Business / Finance

Opinion: A Lebanon-like scenario for Egypt?

“Egypt’s contemporary economic model is marked by the unprecedented enormity of its expenditure compared to its resources and revenues.”

Apr 07, 2022 | By Michel Santi
Egyptian Art
Image: Tom Podmore/Unsplash

Egypt’s contemporary economic model is marked by the unprecedented enormity of its expenditure compared to its resources and revenues. This has been the case since the accession to power of President Abdel Fattah al-Sisi. In fact, he and his government act as if Egypt enjoyed the same kind of petrol or gas income as the ‘Petromonarchies’, or as if the country had a giant industry and export like China. However, Egypt can alas not claim to be one or the other since its trade deficit is in the order of US$45 billion per year. Under the urges of Sisi, Egypt nevertheless behaves like a beggar but with a ferocious appetite. It is putting intense pressure on its citizens by reducing social aid, a tax system that punishes the worst-off, and increasing the cost of what can no longer acceptably be called “public services”. At the same time, 30 million Egyptians are currently living on US$3 a day. And as a reminder, the country’s per capita GDP is 140th out of 213.

Now, from atop its debt has quadrupled in 10 years and now counts to US$375 billion. Egypt’s survival depends entirely on foreign funding, and paying off just the interest on its debts to national and international creditors takes up more than a third of its annual budget. However, Egypt is largely dependent on foreign nations to meet the basic agricultural needs of its population. It is importing more wheat than any other country and producing only a third of what its citizens eat. At the same time, the luxurious tastes and extreme opulence of its president are dragging the country into a new administrative capital in the desert around Cairo that has cost nearly US$60 billion. Another US$25 billion goes into the nuclear reactor for a country that has a surplus of electricity, and US$8 billion to increase the capacity of the Suez Canal. Its income, however, has been stagnant there for several years. Lastly, a sum goes into a bulimia of weapons acquisitions that have made the country the fifth-biggest buyer in the world in this sector.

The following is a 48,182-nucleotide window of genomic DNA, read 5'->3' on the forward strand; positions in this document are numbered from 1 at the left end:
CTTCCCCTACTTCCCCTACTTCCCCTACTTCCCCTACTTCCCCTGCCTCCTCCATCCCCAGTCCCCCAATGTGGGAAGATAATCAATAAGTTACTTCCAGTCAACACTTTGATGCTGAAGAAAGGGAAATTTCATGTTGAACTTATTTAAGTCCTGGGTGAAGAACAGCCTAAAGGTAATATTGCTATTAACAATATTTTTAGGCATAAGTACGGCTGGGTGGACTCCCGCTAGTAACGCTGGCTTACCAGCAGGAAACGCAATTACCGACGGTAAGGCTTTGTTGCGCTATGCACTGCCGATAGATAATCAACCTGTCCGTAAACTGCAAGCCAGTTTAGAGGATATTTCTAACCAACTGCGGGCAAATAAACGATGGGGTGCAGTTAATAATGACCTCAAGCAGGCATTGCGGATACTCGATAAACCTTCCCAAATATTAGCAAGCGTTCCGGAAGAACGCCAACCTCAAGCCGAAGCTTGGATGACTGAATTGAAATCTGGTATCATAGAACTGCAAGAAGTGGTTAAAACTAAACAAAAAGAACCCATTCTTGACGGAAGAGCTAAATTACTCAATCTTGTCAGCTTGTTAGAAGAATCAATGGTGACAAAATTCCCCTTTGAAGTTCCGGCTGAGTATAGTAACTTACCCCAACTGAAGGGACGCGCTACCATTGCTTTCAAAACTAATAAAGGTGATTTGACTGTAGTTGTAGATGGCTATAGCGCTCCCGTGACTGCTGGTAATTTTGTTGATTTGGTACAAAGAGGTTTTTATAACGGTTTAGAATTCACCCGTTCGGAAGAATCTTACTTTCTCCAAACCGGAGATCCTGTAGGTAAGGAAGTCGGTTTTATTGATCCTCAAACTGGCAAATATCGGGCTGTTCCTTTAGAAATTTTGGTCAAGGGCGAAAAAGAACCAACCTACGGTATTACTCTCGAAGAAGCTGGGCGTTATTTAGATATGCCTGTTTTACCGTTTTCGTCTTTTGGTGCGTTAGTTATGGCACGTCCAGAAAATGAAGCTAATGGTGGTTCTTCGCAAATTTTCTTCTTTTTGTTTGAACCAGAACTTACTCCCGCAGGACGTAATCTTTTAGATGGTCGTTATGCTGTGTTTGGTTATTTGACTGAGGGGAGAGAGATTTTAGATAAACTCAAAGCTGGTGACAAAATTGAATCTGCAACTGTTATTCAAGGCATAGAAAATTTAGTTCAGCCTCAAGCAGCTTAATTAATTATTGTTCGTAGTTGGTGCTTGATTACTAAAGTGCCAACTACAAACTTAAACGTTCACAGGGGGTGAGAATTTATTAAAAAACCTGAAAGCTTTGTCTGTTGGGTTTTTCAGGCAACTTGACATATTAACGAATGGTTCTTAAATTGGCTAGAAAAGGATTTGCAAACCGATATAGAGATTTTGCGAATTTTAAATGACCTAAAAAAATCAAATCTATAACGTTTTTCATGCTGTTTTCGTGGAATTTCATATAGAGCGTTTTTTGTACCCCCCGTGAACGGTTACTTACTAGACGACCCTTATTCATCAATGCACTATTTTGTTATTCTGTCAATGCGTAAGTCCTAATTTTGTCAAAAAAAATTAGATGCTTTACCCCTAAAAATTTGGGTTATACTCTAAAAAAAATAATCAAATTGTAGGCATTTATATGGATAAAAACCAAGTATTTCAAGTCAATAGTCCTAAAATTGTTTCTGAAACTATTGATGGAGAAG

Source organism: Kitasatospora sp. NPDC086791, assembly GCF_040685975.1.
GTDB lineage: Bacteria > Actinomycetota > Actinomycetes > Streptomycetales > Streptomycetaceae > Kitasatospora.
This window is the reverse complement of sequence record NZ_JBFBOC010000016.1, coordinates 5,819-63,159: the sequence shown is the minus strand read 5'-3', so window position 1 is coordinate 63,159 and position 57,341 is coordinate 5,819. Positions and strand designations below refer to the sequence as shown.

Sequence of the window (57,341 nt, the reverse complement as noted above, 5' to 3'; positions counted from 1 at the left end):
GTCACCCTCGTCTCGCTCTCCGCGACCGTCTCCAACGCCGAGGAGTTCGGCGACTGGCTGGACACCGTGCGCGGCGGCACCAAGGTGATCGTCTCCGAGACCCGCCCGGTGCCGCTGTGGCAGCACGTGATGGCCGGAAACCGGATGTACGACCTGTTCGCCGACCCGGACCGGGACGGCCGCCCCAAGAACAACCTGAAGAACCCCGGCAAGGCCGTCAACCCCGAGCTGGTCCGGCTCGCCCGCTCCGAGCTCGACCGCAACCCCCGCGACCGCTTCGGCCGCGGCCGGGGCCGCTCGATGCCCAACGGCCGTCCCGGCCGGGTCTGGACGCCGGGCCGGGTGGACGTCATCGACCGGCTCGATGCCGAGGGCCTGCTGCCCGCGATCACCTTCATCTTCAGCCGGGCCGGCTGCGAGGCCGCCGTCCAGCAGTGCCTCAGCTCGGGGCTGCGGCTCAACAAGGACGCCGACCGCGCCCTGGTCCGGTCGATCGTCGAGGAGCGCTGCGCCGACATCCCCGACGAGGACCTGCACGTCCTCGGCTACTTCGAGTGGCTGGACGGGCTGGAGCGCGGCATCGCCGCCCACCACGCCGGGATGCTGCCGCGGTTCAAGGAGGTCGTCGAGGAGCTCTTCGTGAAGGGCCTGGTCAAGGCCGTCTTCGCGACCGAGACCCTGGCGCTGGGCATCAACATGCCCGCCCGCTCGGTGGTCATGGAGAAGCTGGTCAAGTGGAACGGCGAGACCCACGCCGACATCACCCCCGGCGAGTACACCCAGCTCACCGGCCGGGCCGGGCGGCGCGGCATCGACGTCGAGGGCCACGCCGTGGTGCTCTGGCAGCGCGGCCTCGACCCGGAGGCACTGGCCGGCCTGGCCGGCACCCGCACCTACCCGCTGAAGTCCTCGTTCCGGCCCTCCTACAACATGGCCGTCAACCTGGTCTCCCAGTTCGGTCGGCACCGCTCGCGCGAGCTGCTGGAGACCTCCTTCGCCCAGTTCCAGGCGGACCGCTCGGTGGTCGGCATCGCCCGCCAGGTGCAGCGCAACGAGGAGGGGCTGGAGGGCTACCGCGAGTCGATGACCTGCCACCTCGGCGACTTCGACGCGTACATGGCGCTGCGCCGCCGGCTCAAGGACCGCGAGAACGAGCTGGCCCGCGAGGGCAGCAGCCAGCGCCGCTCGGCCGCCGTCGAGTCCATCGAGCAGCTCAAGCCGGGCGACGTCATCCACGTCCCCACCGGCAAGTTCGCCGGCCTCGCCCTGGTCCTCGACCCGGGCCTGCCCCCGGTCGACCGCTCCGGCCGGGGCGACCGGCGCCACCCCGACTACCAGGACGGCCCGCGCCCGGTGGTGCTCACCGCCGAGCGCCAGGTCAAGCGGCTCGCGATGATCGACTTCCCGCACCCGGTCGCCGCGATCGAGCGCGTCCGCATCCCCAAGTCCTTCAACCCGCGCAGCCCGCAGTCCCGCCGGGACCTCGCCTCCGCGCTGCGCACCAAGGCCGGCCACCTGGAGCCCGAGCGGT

Egypt: National debt from 2016 to 2026. Image: Statista

With foreign investment cut half over the last 40 years, is Egypt — condemned to wither away in a Lebanon-like catastrophe — dependent on “fresh” dollars coming in to nourish its population? Let us cast our minds back to the Lebanese Ponzi scheme that worked and kept the illusion going while being funded by the Saudis. And also to the infamous “financial engineering” undertaken by the Lebanese central bank to doctor its accounts: all that appears to now be inspiring Egypt’s monetary authorities. Their inventiveness today allows the Egyptian government to declare only half of its debt, with the rest owned spread across the central bank and public businesses. The country is the second biggest debtor to the IMF after Argentina, fresh in the knowledge that it is also in enormous debt to the World Bank, the African Development Bank, and even Germany.

However, a fundamental difference between Lebanon and Egypt is the latter holds vital strategic importance for the USA, Russia and increasingly, China. President al-Sisi is masterfully exploiting these geopolitical attributes by showing great regional diplomatic proactivity, buying weapons from everyone to look good, and even threatening Europe by releasing six million refugees upon it that the country shelters. With its 6.5 million inhabitants, we may note that Lebanon is not a heavyweight compared to a nation like Egypt, which has more than 100 million. If Lebanon were to go bankrupt, it would not be comparable to the consequences — for the region and for the world — if Egypt were to collapse, a country that is considered with good reason to be “too big to fail”.

Michel Santi

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